“I asked him to join a beauty school where I could learn hairstyling, makeup, and other beauty-related courses but my father did not like the idea. But different people came in to help me. My cousin gave me the tuition I needed and now I have finished my certificate in cosmetology,” she says. On her graduation day, Angucia had no relative around, but her smile was broader than everyone else’s.

Ready jobs
But it has not only been a journey of accomplishing her dreams, but also, enjoying the benefits that come with having skills. “I started benefiting financially before I was done with school. I can work on three or more people in a day depending on their beauty needs and earn not less than Shs30,000 a day. I made Shs600,000 from bridal hair and makeup recently,” Angucia says.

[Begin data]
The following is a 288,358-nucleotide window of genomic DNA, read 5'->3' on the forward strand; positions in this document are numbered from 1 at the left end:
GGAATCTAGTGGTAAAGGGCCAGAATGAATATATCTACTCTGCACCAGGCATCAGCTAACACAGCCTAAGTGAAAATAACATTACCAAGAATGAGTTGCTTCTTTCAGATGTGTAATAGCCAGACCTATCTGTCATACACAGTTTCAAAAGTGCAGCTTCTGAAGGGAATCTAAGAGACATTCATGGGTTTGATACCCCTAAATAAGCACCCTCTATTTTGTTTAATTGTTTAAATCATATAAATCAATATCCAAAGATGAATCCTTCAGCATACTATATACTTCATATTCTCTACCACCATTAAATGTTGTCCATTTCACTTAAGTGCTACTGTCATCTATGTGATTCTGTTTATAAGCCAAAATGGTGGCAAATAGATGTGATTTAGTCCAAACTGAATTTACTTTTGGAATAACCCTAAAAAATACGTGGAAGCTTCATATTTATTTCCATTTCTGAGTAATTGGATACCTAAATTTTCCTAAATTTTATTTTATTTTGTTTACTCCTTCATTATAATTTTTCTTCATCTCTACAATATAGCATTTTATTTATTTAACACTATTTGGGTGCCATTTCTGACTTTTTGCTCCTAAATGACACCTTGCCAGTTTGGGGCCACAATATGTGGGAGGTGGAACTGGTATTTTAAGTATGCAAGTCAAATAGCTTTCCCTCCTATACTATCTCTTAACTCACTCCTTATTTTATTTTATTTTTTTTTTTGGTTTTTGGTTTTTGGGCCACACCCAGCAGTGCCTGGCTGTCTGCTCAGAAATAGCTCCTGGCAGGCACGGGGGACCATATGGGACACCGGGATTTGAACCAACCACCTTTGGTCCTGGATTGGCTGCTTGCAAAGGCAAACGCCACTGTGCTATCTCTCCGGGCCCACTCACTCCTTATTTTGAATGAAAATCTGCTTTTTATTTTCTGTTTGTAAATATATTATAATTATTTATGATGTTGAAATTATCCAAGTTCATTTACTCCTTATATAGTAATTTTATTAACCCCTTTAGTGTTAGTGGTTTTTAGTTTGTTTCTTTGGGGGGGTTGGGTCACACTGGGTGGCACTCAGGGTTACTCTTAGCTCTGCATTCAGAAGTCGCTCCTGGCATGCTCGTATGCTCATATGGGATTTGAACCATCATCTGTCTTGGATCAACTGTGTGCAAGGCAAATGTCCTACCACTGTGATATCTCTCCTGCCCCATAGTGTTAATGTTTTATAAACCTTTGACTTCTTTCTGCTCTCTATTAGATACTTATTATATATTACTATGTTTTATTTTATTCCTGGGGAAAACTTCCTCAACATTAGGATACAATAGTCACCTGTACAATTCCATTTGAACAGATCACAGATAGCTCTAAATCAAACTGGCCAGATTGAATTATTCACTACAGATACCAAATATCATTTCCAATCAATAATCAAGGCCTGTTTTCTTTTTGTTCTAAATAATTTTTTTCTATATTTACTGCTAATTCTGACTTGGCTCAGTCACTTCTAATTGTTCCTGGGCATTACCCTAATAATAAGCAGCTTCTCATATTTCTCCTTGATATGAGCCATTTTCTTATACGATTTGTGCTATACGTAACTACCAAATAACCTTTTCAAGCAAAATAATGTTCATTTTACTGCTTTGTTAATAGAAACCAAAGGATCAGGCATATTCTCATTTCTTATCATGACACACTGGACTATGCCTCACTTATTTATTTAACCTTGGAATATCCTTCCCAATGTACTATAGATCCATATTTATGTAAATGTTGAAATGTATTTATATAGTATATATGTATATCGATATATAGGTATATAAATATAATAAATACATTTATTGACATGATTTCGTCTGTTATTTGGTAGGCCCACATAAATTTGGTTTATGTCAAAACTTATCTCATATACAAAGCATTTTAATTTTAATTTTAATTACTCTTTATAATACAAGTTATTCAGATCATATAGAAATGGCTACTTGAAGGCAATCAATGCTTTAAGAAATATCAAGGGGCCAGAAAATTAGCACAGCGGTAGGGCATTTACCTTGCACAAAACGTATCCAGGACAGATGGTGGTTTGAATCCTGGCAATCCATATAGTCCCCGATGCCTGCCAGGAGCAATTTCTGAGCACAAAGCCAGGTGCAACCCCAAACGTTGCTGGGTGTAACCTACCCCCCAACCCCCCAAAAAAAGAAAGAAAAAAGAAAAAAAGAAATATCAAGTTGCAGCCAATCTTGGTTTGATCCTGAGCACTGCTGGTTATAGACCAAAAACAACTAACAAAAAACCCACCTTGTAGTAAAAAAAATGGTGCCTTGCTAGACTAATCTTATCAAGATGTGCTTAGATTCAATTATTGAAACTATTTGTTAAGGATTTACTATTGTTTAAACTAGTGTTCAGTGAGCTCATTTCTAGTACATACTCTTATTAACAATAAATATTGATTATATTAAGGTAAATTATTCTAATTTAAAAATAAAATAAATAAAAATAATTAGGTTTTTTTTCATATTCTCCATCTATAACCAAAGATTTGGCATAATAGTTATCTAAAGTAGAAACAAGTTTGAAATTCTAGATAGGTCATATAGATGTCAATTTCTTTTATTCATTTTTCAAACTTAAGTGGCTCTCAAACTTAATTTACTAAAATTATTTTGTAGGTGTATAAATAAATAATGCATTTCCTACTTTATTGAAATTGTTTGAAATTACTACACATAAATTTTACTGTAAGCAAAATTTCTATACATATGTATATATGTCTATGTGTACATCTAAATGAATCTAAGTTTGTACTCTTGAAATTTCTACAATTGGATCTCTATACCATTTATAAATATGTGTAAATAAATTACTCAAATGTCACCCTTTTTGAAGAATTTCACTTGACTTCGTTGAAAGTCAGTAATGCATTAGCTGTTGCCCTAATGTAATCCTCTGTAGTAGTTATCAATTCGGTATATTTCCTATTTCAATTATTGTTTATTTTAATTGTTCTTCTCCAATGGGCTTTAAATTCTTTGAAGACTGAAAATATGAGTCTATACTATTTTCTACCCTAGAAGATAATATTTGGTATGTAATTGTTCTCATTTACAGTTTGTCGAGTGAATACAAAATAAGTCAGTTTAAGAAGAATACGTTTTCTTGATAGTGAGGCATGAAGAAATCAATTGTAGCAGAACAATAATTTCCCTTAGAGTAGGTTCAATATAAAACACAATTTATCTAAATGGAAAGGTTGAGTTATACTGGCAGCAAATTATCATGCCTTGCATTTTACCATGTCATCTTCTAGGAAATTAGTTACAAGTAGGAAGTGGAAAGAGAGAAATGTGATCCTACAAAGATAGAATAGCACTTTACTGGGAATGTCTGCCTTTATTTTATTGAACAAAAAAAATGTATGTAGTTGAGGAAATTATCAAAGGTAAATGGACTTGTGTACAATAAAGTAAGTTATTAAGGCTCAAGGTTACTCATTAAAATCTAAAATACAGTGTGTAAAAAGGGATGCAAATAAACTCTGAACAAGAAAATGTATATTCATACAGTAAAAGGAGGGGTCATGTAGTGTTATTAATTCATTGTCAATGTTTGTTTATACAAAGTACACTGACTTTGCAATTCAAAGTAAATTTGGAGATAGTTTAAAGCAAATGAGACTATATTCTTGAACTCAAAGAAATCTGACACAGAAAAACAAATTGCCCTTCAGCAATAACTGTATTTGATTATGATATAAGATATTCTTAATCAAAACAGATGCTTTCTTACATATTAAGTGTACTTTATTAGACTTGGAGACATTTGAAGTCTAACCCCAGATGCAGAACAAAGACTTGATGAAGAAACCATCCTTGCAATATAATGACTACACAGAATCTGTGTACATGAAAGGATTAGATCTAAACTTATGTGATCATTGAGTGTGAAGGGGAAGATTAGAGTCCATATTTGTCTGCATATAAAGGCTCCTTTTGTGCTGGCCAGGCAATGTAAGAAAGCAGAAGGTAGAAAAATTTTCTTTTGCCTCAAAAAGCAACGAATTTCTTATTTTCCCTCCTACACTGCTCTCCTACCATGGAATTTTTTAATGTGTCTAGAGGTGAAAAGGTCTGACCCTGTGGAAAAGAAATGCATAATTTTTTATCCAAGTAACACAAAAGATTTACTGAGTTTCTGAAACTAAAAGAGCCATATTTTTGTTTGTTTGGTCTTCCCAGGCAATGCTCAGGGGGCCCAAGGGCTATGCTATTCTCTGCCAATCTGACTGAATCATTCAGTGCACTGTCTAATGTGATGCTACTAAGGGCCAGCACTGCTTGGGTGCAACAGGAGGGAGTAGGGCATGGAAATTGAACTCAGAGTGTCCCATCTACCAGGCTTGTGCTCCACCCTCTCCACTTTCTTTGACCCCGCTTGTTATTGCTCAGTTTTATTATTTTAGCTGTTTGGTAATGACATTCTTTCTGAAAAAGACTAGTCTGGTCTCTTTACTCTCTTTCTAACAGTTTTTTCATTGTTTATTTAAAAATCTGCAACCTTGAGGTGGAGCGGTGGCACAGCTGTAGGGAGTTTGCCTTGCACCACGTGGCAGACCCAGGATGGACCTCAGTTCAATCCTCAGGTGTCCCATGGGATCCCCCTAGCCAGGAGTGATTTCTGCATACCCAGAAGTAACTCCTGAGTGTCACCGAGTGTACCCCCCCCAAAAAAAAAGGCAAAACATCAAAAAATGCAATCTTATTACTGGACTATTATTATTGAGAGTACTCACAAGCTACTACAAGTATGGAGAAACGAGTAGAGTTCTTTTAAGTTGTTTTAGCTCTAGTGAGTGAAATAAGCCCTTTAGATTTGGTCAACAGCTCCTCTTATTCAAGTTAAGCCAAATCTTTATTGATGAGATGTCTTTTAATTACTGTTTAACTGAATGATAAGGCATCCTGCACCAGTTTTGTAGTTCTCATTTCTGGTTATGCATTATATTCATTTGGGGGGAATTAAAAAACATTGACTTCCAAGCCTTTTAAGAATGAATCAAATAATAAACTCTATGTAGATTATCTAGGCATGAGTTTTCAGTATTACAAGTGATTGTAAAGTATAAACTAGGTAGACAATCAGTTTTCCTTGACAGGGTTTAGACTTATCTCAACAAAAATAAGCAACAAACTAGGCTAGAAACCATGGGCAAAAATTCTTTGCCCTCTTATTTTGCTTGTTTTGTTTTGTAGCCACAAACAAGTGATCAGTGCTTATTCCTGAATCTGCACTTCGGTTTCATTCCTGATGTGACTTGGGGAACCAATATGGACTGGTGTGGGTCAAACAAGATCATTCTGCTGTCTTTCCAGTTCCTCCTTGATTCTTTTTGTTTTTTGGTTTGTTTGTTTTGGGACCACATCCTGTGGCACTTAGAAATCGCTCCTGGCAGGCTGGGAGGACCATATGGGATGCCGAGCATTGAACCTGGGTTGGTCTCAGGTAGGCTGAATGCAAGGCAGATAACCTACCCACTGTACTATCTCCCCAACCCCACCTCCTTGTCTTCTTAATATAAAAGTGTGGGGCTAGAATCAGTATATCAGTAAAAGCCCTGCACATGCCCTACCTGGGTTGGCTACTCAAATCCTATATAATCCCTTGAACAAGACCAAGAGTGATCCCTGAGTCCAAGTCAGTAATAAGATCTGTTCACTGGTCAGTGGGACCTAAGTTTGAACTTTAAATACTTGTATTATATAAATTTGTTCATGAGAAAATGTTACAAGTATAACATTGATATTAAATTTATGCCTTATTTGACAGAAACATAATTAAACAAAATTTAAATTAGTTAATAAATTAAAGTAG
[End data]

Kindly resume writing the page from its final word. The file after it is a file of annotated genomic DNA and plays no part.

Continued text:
But this field does not go without challenges such as tough competition. “Each day, you have to make sure you come up with new ideas both in hair and makeup but also be able to market yourself. One way of doing that is by being excellent at what you do. The kind of clients you get also matters - for example celebrities because they sell your brand and consequently raise your income,” she says

Always occupied
Furthermore, Elizabeth Kiconco, a cosmetology graduate from Ice Kenny School of Beauty, decided she needed to tap into the beauty field after her Senior Six.
“I shared with my mother the idea to first go for a beauty course before going the university and she agreed. I had a passion for makeup and beauty but I also knew that the beauty industry was flourishing and trending in Uganda,” says Kiconco.

While working in a cosmetics and hair products shop at Galiraya Plaza in Kampala, she took the one year course in cosmetology. “I sell to them beauty products as well. Sometimes my customers want makeup, or to just shaping their eyebrows. Here, we charge according to the kind of makeup,” she says.